"I was a part of it all. When they met, when they got married, when their first child was born, six years ago. I was part of  it all, a lifetime." 
Now that we've seen the end of that lifetime together, let's go back to where it all began.

This is the city...
Oops! Sorry, wrong show.
For reasons not given, Pete and Tom decide to be policemen. They go to city hall looking for applications, but Tom finds more than that.
Marge Anderson is the pretty raven-haired girl behind the desk.
Tom is smitten.
Pete is shocked that Marge finds his unkempt friend attractive.
 "If only I were wearing yellow today, then she wouldn't be able to resist me. That's it, I'm never wearing green again," he thinks.
As Pete and Tom leave city hall we learn the odds they face in the pursuit of their intended career.
"Sixty-six percent of recruits have been known to fail the written exam, fifteen percent have been known to fail the oral. Fifty percent of what's left can't hack the physical."

These statistics also make one realize how exceptional those who become police officers truly are.
Tom, filled with the "optimism of youthful ignorance" is already figuring how easy the sergeants' exam will be. But, before he can take the sergeants' exam he has to get through the Los Angeles Police Academy.

"They have a saying, 'The more sweat here, the less you'll bleed on the street'."

Pete and Tom go through it all side by side. Tom finds the physical conditioning part of their training easy, while Pete is looking for the guy selling oxygen after five minutes on the drill field. The two friends both struggle with the bookwork, though.
"In twenty weeks the recruit gets eight hundred hours of training. Six hundred and forty of them are spent inside a book, one hundred sixty in the field. He's tested on all of them. He passes or he's washed out."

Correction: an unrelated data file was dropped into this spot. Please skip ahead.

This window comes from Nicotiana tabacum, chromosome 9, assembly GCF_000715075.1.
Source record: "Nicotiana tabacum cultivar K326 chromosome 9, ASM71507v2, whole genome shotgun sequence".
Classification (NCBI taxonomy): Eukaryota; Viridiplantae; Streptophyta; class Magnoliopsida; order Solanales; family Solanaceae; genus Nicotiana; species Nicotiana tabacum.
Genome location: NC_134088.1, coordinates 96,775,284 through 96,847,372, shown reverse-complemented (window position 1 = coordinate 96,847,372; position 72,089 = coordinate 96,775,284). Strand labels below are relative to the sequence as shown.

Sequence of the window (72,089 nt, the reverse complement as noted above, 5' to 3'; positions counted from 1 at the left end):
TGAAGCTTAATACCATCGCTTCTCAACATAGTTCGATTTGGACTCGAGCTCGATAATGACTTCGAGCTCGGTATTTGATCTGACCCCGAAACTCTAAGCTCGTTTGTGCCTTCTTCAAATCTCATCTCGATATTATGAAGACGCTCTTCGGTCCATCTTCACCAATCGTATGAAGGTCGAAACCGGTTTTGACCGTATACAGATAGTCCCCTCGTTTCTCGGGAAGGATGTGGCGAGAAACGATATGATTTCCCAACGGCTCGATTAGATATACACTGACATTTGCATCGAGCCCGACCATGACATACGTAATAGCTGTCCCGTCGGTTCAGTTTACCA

In the locker room, after he is the last recruit to finish his test, the defeated Tom tears open his shirt and loses a button in the process. His good buddy Pete returns it in the most dramatic fashion possible.

Button returned, complete with an extended pinky.
As you probably already guessed, Tom and Pete make it through the academy. 

Pete remembers, "Somehow you and the calendar swap twenty weeks and there you are. You and a lot of other guys."


This is one of the reasons why I love Adam-12, the attention paid to the uniform details in this flashback. Here we have Tom and Pete graduating from the academy six years prior. Instead of using the 1970 LAPD uniform being worn on the show at the time, the Mark VII wardrobe department actually used the correct 1964 uniforms with the pointed hats, silver belt buckles, brass buttons, and name-badge-less shirts. 

Now that Tom Porter has permanent employment, he decides it's time to make a permanent commitment to Marge.



His friend Pete is there to cheer him on.
Tom was able to choose his life partner, but neither he nor Pete were able to choose their professional partners. The two pals had planned on being partners when they graduated from the academy, but the LAPD had other things in mind for them. We don't find out who Tom's first partner was, but we do see Pete with his first partner, Officer Howard D. Brown.


"They called him 'Brownie', the name didn't fit. But, he was some kind of policeman."
This is the man who taught Pete everything he knows.
After twelve months of probation and four years on the job, it's time for Pete to do the teaching.
"He called himself 'Jim Reed', but it was me, five years ago."

This is the first of two glaring continuity errors in this episode. As we all know, Pete was on the job seven years when he met Jim in the pilot episode. I don't know why these mistakes were not corrected. But, as annoying as they are,  these errors do not detract from the overall story.
Now the duo of Pete and Tom is a trio with addition of Reed. Sometimes they all get to work together.
Sometimes it's a pleasant assignment like crowd control detail at a parade.

[This is not pleasant, I'm sweating my holster off in this heat.]

Wait a second...that white lady in the burgundy dress with the lace collar and the black lady in light blue were just behind Pete, now they're behind Tom. 
Other times when Malloy, Porter, and Reed work together, it is not so pleasant.
Like a hostage situation at the bank.
Pete and Jim cover the suspect as he takes the hostage out of the bank.

Tom sneaks behind the gunman and tries to get his weapon. He fails and the suspect knocks him to the ground. Before the bad guy can fire, Tom shoots and hits him. 



Pete and Jim join Tom, they all stand over the unmoving man as he lies on the ground. Tom is about to learn something new on the job.